Tony Farrell is a graduate of Bath University, where he was fortunate to study with Peter Lutz. His fortunes grew further when he moved in 1974 to Canada and the Zoology Department at the University of British Columbia to complete his Ph.D. degree under the superb tutelage of Dave Randall. In 2004, Tony returned to UBC when he accepted an endowed research chair in Sustainable Aquaculture. In between these positions at UBC, Tony was employed at the University of Southern California (PDF), the University of New Brunswick (sessional lecturer), Mount Allison University (first real job) and Simon Fraser University (moving through the ranks to a full professor). In addition to highly controlled laboratory experiments on fish cardiorespiratory physiology, Tony is committed to working on animals in their own environment. Therefore, his research on fish physiology has taken him on an Alpha Helix expedition to the Amazon, the University of Gothenburg and the Kristineberg Marine Research Station in Sweden, the Portobello Marine Biological Station in New Zealand, the University of Christchurch and Massey University in New Zealand, the Bamfield Marine Science Station and the Huntsman Marine Station in Canada, the University of Aarhus in Denmark, the University of Adelaide Charles and Darwin University in Australia, and to the Danish Arctic Marine Station on Disco Island in Greenland. These travels have allowed him to work and with many superb collaborators word-wide, as well as study the physiology of over 70 different species of fish. Tony has received a number of awards for his scientific contributions: an honorary degree from the University of Gothenburg in Sweden; Awards of Excellence from the American Fisheries Society for Fish Physiology, Conservation and Management; the Fry Medal from the Canadian Society of Zoologists; and the Beverton Medal from the Fisheries Society of the British Isles.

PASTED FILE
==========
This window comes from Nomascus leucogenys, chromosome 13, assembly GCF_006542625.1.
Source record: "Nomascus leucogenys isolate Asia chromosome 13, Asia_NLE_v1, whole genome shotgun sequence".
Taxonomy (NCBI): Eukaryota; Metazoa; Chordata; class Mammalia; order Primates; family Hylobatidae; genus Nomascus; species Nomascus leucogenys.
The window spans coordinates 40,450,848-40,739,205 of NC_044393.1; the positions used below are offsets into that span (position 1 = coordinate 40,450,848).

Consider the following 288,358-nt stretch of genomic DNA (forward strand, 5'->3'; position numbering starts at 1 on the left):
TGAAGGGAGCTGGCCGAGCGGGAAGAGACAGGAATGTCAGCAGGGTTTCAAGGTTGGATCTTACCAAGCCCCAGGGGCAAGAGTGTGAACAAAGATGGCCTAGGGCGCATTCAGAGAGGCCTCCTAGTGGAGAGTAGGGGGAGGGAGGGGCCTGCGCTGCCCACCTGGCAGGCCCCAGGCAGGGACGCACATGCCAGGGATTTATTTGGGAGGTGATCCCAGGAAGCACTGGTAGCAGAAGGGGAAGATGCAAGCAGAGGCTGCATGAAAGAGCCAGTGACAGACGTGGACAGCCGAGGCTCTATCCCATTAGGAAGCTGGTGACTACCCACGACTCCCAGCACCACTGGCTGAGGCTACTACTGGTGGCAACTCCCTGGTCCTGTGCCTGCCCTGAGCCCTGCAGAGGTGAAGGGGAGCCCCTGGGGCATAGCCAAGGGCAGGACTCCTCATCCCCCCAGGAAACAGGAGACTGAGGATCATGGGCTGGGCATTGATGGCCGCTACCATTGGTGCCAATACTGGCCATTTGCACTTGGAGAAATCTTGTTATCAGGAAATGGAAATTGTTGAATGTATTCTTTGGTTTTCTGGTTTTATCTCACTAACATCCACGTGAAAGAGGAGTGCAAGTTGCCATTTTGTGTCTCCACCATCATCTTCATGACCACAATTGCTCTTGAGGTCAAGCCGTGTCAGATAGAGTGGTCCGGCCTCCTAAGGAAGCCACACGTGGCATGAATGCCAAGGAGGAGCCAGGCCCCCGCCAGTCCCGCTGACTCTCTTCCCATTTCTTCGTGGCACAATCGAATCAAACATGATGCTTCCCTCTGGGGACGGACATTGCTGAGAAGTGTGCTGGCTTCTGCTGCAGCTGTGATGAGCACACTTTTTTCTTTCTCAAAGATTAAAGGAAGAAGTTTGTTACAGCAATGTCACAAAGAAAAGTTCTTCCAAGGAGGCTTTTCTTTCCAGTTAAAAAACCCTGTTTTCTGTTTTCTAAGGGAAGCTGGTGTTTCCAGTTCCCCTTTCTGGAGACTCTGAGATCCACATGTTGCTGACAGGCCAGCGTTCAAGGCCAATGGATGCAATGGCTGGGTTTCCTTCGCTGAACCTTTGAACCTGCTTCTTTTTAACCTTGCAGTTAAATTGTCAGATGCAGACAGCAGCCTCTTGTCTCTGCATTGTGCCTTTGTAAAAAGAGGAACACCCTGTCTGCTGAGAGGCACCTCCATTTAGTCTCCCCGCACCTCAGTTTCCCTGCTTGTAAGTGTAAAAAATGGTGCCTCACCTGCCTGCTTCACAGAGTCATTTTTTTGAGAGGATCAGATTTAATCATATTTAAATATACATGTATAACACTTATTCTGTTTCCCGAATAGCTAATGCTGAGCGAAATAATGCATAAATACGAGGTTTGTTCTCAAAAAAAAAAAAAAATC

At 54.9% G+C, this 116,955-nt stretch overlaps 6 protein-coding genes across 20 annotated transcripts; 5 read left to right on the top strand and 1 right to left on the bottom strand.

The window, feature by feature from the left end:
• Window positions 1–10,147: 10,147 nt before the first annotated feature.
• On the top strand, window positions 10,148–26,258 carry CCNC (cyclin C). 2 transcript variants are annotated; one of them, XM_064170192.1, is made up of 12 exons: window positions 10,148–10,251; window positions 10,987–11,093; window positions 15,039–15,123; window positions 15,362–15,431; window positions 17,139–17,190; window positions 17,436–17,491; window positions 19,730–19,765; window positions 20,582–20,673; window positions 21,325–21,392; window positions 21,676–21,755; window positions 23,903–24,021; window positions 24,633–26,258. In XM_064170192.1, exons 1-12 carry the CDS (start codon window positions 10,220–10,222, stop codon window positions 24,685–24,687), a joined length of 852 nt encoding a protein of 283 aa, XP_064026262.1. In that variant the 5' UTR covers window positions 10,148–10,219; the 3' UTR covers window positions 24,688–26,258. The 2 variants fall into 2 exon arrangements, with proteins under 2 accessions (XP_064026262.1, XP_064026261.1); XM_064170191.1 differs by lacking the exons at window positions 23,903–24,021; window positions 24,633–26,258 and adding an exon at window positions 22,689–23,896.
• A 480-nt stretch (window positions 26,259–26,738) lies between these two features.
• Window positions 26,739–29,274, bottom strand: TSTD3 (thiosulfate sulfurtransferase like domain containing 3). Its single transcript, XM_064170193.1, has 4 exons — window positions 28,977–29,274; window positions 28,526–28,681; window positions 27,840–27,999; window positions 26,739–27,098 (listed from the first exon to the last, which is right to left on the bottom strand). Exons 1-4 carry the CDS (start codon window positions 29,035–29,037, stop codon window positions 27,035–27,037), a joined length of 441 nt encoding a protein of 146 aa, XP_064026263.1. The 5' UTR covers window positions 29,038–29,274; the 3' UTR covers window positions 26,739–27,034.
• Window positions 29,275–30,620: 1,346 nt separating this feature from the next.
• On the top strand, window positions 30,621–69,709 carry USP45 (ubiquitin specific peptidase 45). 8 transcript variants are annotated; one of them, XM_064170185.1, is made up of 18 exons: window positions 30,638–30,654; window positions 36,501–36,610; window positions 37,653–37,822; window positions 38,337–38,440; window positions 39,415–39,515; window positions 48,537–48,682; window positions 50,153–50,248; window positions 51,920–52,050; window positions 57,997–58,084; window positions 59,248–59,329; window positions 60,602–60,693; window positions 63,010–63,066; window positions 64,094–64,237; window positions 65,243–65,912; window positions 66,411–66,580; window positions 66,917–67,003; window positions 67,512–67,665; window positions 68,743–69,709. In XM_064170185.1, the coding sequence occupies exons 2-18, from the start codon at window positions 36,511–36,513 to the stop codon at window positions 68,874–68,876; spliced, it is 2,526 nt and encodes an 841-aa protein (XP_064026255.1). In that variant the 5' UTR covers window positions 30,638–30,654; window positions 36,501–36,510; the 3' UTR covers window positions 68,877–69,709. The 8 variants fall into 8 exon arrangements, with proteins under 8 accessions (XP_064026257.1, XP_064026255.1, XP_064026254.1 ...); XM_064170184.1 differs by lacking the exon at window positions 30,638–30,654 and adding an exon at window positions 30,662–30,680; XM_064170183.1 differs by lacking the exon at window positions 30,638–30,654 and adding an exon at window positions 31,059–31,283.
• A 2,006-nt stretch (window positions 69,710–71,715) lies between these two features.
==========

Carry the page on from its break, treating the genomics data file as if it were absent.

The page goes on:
Affiliations and Expertise

Dept of Zoology, University of British Columbia, Vancouver, Canada

View additional works by Anthony P. Farrell

Colin Brauner

Affiliations and Expertise

Dept of Zoology, University of British Columbia, Vancouver, Canada

View additional works by Colin J. Brauner

Fish Physiology: Homeostasis and Toxicology of Non-Essential Metals, 1st Edition

Table of Contents

Homeostasis and Toxicology of Non-Essential Metals, Volume 31B

1. Silver / Chris M. Wood
2. Aluminium / Rod W. Wilson
3. Cadmium / James C. McGeer, Som Niyogi and D. Scott Smith
4. Lead / Edward M. Mager
5. Mercury / Karen Kidd and Katharina Batchelar
6. Arsenic / Dennis O. McIntyre and Tyler K. Linton
7. Strontium / M. Jasim Chowdhury and Ronny Blust
8. Uranium Bioavailability, Bioaccumulation and Toxicity to Fish / Richard R. Goulet, Claude Fortin, and Douglas J. Spry
9. Modeling the Physiology and Toxicology of Metals / Paul Paquin, Aaron Redman, Adam Ryan and Robert Santore

Quotes and reviews

"This ‘‘book’’ (actually 2 companion volumes) provides a comprehensive and accessible review of trace metal essentiality, effects of deficiency or excess, homeostatic processes, and toxicology in fishes. The chapters and volumes are constructed with a parallel structure that helps comparisons across the different metals. In addition to the core focus, each chapter includes a brief summary of geochemical speciation, environmental concentrations in natural and polluted areas, environmental quality criteria from different countries, uses, and arguments for and against essentiality. The chapters are all authoritative…These 2 volumes are likely to stand for some time as the defining compendium on the homeostasis and toxicology of metals in fish. The publisher lists them as the First Edition. Perhaps when the Second Edition is written, it will be feasible to expand the scope to include comparative information on aquatic organisms other than fish."--Integrated Environmental Assessment and Management, Volume 8, Number 4, pp. 768-772